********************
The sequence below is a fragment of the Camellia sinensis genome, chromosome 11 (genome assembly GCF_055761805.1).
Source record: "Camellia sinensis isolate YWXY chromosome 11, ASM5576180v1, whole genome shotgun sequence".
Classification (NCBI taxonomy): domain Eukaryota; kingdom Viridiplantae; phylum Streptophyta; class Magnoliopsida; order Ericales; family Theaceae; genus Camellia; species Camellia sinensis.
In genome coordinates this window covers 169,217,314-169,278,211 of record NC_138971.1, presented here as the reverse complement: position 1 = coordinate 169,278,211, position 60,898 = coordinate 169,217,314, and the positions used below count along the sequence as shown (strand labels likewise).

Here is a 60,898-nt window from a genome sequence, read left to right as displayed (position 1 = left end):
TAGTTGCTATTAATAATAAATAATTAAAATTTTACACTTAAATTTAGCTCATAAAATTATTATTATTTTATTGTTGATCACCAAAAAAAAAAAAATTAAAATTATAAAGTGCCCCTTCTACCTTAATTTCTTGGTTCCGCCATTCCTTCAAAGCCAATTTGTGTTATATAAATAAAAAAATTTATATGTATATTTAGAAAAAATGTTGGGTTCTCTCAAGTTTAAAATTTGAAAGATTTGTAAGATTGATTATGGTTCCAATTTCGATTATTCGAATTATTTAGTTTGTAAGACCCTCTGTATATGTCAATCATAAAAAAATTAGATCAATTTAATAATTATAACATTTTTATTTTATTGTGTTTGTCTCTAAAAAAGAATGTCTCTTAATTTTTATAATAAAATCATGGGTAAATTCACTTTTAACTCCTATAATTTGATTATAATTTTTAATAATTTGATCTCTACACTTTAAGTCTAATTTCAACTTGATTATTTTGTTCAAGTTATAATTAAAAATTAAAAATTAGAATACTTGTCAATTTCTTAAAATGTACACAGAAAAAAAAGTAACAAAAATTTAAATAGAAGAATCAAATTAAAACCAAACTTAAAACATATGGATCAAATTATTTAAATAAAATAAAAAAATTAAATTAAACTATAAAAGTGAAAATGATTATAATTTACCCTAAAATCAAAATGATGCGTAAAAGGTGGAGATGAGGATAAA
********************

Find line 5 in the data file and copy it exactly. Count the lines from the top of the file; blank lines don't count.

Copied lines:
Here is a 60,898-nt window from a genome sequence, read left to right as displayed (position 1 = left end):